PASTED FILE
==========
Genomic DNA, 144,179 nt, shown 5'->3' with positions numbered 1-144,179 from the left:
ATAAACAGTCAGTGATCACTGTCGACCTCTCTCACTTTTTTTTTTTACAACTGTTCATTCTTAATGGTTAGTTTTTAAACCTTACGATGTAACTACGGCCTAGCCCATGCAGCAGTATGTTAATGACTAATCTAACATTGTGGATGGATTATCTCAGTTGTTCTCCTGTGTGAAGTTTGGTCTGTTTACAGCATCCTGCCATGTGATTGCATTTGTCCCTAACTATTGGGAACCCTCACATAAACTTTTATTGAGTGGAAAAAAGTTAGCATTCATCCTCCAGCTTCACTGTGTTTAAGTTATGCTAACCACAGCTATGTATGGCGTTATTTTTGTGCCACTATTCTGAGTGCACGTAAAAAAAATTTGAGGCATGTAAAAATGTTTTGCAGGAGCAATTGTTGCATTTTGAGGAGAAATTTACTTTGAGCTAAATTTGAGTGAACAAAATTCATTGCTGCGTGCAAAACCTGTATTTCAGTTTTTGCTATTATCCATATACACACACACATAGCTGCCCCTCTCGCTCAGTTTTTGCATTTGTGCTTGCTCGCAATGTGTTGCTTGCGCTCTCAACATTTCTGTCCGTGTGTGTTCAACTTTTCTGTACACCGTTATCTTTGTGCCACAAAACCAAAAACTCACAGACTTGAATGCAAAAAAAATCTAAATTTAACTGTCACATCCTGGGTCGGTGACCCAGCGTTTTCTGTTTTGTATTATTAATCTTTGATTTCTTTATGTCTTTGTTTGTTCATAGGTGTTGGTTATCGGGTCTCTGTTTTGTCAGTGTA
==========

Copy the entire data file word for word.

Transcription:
Genomic DNA, 144,179 nt, shown 5'->3' with positions numbered 1-144,179 from the left:
ATAAACAGTCAGTGATCACTGTCGACCTCTCTCACTTTTTTTTTTTACAACTGTTCATTCTTAATGGTTAGTTTTTAAACCTTACGATGTAACTACGGCCTAGCCCATGCAGCAGTATGTTAATGACTAATCTAACATTGTGGATGGATTATCTCAGTTGTTCTCCTGTGTGAAGTTTGGTCTGTTTACAGCATCCTGCCATGTGATTGCATTTGTCCCTAACTATTGGGAACCCTCACATAAACTTTTATTGAGTGGAAAAAAGTTAGCATTCATCCTCCAGCTTCACTGTGTTTAAGTTATGCTAACCACAGCTATGTATGGCGTTATTTTTGTGCCACTATTCTGAGTGCACGTAAAAAAAATTTGAGGCATGTAAAAATGTTTTGCAGGAGCAATTGTTGCATTTTGAGGAGAAATTTACTTTGAGCTAAATTTGAGTGAACAAAATTCATTGCTGCGTGCAAAACCTGTATTTCAGTTTTTGCTATTATCCATATACACACACACATAGCTGCCCCTCTCGCTCAGTTTTTGCATTTGTGCTTGCTCGCAATGTGTTGCTTGCGCTCTCAACATTTCTGTCCGTGTGTGTTCAACTTTTCTGTACACCGTTATCTTTGTGCCACAAAACCAAAAACTCACAGACTTGAATGCAAAAAAAATCTAAATTTAACTGTCACATCCTGGGTCGGTGACCCAGCGTTTTCTGTTTTGTATTATTAATCTTTGATTTCTTTATGTCTTTGTTTGTTCATAGGTGTTGGTTATCGGGTCTCTGTTTTGTCAGTGTA